This past Halloween weekend, "scary" music enjoyed its annual free-for-all, proving that even mild-mannered types enjoy horror in timely doses. L.A.'s experimental duo TEARIST, who played a packed Halloween show in San Francisco this weekend alongside Salem, arouse a particularly wild-eyed aural terror. Like Suicide – the electro-noise pioneers they sometimes channel – they are a bare-bones operation, with synthesist/bassist William Strangeland playing Martin Rev to vocalist/percussionist Yasmine Kittles' Alan Vega. Their racket recalls the ancient industrial noise of Cabaret Voltaire at times, but, thematically, they're coming from somewhere possibly scarier: unmapped corners of the Gen Y psyche.
TEARIST also prove there's more to Californian aesthetics than sun-bleached bliss. "We're not Best Coast," Kittles tells Rolling Stone bluntly. "These aren't songs you can play for your family at Thanksgiving. Our music sounds really wrong and scary; if there's anything approaching a pop hook, we scrap it immediately. Disgusting!" Don't get her wrong, she later clarifies – she loves her pop, and mainly listens to rap by day – but TEARIST's sound and live image is about pushing people out of their comfort zone to the point where they question their own existence. Having studied drama and "performance art" in college ("Such a bastardized term!," she laments), she connected to the concepts of Antonin Artaud's Theatre of Cruelty and still utilizes them in her act. Aidied by her hair-raising yelp – a voice ranging from an operatic shriek to a post-Lydia Lunch growl – Kittles is thunder onstage, her assault uniquely confrontational and her crowd's response visceral.
Kittles' undone look, which is lo-fi, ruinous, and "all too real," is a good match for her music's obscure but forceful qualities. Without committing to Fever Ray's shapeshifting extremes, she's crafted a dramatic visual mystique of half-hidden, half-exposed tensions. Like any good drama queen, Kittles understands the value of costume. And based in California, she's unafraid to show skin if it liberates her performance. Right now, she favors leotards onstage, quickly noting that she was a figure skater for twelve years, and "there's literally no other garment that makes you feel so free."
She's also acutely aware of the risks of going pantless, but chooses to keep a sense of humor about it all. "I used to be called 'Big Shirt, No Pants' in L.A.," she reflects with a laugh. "I perfected that look; I conquered both comfort and fashion. I roll out of bed, and I'm ready for the ER, or I'm ready for a party – and then for heading back to bed." After worrying that her trademark style might come off to skeptics as "too flashy," she came to terms with adapting her "Cabo Wabo tee, Hustler hat" look for the stage, heartened by the fact her own mother approved of the image. "I asked her what she thought of me showing so much skin onstage," Kittles recalls. "She said 'it's performance; it's you.' That really encouraged me."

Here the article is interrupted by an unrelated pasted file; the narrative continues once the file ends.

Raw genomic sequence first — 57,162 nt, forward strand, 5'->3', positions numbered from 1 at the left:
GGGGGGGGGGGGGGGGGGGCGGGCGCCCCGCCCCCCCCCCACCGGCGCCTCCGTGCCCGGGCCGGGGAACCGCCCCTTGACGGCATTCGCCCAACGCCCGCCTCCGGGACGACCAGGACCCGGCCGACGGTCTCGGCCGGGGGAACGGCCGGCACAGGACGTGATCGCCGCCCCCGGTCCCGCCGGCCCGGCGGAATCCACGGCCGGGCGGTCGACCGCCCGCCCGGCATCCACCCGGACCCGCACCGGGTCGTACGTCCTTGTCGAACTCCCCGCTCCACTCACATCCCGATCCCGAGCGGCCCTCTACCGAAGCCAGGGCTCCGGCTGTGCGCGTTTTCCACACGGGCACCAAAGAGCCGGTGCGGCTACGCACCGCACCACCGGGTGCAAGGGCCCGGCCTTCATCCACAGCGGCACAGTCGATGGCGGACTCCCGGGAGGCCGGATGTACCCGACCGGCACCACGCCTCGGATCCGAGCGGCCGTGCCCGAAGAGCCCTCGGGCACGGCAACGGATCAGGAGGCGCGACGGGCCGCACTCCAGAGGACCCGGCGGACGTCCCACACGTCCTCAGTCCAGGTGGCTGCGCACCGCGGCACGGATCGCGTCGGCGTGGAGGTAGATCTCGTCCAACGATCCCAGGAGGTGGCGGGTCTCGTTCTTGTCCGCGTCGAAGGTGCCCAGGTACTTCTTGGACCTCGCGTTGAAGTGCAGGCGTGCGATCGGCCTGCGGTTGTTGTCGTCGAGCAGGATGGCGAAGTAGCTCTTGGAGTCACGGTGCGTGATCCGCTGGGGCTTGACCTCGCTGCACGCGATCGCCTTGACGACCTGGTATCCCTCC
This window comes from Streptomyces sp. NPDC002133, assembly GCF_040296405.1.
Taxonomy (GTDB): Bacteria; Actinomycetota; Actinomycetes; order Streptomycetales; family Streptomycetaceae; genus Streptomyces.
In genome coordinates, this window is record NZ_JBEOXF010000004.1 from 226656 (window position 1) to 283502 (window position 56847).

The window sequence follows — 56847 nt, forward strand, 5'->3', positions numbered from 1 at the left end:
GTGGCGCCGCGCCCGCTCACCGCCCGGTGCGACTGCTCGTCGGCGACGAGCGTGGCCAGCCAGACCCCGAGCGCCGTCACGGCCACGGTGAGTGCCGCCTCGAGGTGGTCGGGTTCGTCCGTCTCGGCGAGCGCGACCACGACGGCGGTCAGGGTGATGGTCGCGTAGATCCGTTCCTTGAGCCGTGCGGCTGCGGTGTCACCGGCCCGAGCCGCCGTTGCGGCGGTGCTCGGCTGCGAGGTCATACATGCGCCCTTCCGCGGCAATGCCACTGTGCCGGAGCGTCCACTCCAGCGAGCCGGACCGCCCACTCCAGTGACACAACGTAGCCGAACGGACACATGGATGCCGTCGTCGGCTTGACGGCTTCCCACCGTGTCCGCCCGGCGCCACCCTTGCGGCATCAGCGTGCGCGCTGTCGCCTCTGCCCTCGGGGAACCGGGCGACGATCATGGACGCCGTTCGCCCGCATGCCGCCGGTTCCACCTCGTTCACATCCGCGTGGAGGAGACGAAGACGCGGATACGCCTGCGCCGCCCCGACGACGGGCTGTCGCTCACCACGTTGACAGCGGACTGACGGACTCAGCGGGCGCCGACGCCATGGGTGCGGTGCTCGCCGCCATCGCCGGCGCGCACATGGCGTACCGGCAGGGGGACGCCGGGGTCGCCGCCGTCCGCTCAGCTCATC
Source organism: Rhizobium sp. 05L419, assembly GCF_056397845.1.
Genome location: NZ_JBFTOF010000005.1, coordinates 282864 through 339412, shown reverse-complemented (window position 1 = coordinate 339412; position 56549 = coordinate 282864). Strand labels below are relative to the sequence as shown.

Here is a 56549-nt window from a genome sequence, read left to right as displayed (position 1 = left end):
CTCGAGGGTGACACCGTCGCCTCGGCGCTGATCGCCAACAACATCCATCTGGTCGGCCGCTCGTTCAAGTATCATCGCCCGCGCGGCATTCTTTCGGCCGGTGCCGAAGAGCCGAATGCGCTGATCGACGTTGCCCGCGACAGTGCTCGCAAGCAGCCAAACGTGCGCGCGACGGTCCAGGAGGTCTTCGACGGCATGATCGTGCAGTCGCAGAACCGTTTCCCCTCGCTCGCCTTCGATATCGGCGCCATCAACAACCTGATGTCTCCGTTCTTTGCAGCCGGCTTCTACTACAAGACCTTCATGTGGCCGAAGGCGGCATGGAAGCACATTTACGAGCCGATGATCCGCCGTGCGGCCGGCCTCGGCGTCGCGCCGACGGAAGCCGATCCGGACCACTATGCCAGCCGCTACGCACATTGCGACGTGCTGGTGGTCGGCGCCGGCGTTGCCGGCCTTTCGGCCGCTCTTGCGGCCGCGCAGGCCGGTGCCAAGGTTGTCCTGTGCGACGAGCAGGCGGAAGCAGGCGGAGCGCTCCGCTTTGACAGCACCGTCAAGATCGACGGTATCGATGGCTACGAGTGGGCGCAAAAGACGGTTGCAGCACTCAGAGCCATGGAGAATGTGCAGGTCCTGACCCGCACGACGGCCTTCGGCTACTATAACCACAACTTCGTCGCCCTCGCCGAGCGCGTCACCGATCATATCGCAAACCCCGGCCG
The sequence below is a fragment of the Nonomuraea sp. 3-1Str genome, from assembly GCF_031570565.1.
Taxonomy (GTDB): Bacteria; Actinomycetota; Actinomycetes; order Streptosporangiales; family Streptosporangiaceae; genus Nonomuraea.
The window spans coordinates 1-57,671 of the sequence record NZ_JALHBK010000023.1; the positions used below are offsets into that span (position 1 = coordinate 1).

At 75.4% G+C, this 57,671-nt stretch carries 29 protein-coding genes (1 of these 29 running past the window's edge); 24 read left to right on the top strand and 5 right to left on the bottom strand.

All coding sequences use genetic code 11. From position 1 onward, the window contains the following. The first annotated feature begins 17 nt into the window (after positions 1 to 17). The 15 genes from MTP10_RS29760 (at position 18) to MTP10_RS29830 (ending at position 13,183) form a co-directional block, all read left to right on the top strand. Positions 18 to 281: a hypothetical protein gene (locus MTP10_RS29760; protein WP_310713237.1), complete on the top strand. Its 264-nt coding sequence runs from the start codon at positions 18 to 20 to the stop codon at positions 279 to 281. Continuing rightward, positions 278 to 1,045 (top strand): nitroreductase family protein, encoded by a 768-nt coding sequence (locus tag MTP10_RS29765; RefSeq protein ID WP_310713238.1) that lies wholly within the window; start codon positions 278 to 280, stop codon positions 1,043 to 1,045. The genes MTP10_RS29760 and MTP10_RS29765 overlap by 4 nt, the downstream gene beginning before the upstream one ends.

Kittles says she doesn't spend much on her own looks but makes them special, and plans to continue to use clothing to enhance her performance. In the past, she's collaborated with her friend Brian Lichtenberg, the L.A. designer famous for decorating Rihanna, Lady Gaga, and Katy Perry in Candyland-On-Pluto garb. "He's always kind of flirting with the Muppets," Kittles laughs. "For one show, I wore one of his crazy leotards. Apparently, Ciara wore the same one on a TV show two nights before." She enjoys these freaky overlaps with the pop universe – in fact, one of Lichtenberg's custom dresses for Perry was actually fitted to her own body first; she even offered some styling ideas. Of course, when the mood hits, Kittles takes her fashion to the experimental, absurd places her music explores; she mentions flirting with notions of foil and paper costumes, which she naturally tore to shreds onstage. One Halloween, she had her friend, designer Keyla Marquez of Howl Echo, dress her as Jesus (she describes the memorable look as "very short and white").
Nowadays, she's beyond worrying if sex appeal is a liability (or if skin even equals sex). "I became really interested in going against what everyone expected," she continues. "I do want to blur that line. I want to question cliché elements of sexy. I'm not trying to look pretty or be anything other than what I am. I'm less interested in being branded a woman than a person."
Watch TEARIST's "Disposition" video:
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